SA Flora

SA Flora

South Africa boasts one of the largest concentrations and varieties of flowers in the world. This floral heritage has given the world a host of well known garden species, such as agapanthus, Barbeton daisy and gladiolus.

Western Cape's MIMETESFrom the tropical mangrove swamps along the KwaZulu-Natal, to the dry savannah of Eastern Transvaal and the mountain ranges of the Cape Peninsula; 216 of the world's 400 plant families can be found. Furthermore, the known number of species in the country stand at around 22,000 (and counting!). The large diversity of the Western Cape - nearly 9,000 - has been declared one of the world's six "Floral Kingdoms". Cape Town's Table Mountain alone has about 1,500 indigenous species, more than the number in the whole of Britain.

Two distinct varieties of South African flora can be defined: a tropical / subtropical element found in the eastern, central and northwestern regions; and a temperate element which is most typical of Cape flora and epitomizes the beauty and variety of vegetation indigenous to South Africa.

One of the protea familyThe protea (see on right), South Africa's national flower, is the most celebrated member of the indigenous Cape fynbos. It is named after Proteus, the Greek god who had the ability to change his shape; in the same way the protea takes on a infinite number of forms. Attempts are being made to grow the protea overseas, notably in the USA. The orchard is another member of the Cape floral kingdom. Disa, "the flower of the gods" is the emblem of the Cape Province and perhaps the most celebrated member of the Cape orchids.

Kirstenbosch Gardens - a king proteaThe Kirstenbosch Gardens (see on left - a king protea in the Gardens), established in 1913 (and lies on the south side on the Table Mountain), has gained world reknown for thier floral wealth as well as for thier contribution to botany. The Gardens cover nearly 6 square kilometers (about 2.5 square miles); but only about 6% of this area is cultivated; this part alone holds 6000 species of indigenous plants, and the herbarium has more than 250,000 species.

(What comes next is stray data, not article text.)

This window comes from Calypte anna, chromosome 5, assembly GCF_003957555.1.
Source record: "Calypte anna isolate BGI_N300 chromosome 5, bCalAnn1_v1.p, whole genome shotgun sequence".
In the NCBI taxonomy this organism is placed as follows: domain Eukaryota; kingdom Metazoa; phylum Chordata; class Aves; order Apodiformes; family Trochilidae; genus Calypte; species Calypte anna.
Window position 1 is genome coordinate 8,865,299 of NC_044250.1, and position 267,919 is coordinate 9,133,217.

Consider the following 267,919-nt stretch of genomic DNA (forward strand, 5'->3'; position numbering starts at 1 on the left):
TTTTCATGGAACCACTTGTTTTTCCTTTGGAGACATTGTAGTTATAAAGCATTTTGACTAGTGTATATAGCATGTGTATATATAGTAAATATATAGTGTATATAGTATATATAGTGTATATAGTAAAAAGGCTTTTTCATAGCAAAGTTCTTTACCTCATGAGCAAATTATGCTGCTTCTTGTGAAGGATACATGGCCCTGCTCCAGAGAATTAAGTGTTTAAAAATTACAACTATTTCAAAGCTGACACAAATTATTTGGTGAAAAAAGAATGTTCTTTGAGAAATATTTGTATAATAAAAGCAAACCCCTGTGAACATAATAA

In the far north of the country the landscape is dominated by baobabs, some possibly as old as 4000 years. In the far south the yellowwoods, many of then up to 1000 years old, tower above the jungle-like vegetation. Between these extremes an almost infinite variety of plant life abounds; from armies of aloes and the curious quiver trees to brilliant bauhinnias, succulent plants in many shapes and sizes, and the hallmark of Africa, the familiar thorn trees.

The province of KwaZulu-Natal has a tropical climate which, along with the warm breezes of the Indian ocean, strongly determines the nature of the flora. Many flowering plants such as poinsettias, frangipani and bougainvillea are found along the coastline. Also found in abundance are mangrove swamps and true rain forests with palm trees and banana trees.

The majority of the flat temperate grasslands that cover the Free State are cultivated, mostly for farming maize and wheat. The area is dry and hot, a perfect home for the acadia tree which is widely found in this area. The kaye is another tree native to the Free State. Colourful flowering plants such as the ursinia or the gazania help brighten up this otherwise khaki-coloured grassland.

Aloe of the Transvaal floraAnother feature of South African vegetation is bushveld or savannah, which occurs mainly in what was known as the Transvaal. Thorn trees and veld (grassland) characterize the hot and hazy highveld from the Limpopo River down to Johannesburg. The acacia and aloe are found scattered all over this savannah. In the early summer months jacaranda trees blossom in brilliant hues of mauve and blue. Near the town of Tzaneen the vegetation changes dramatically. Because of it's position at the foot of the Mpumalanga plateau with high rainfall and fertile soil, the region is home to citrus, avocado, banana, pawpaw pecan nut and macadamia nut trees.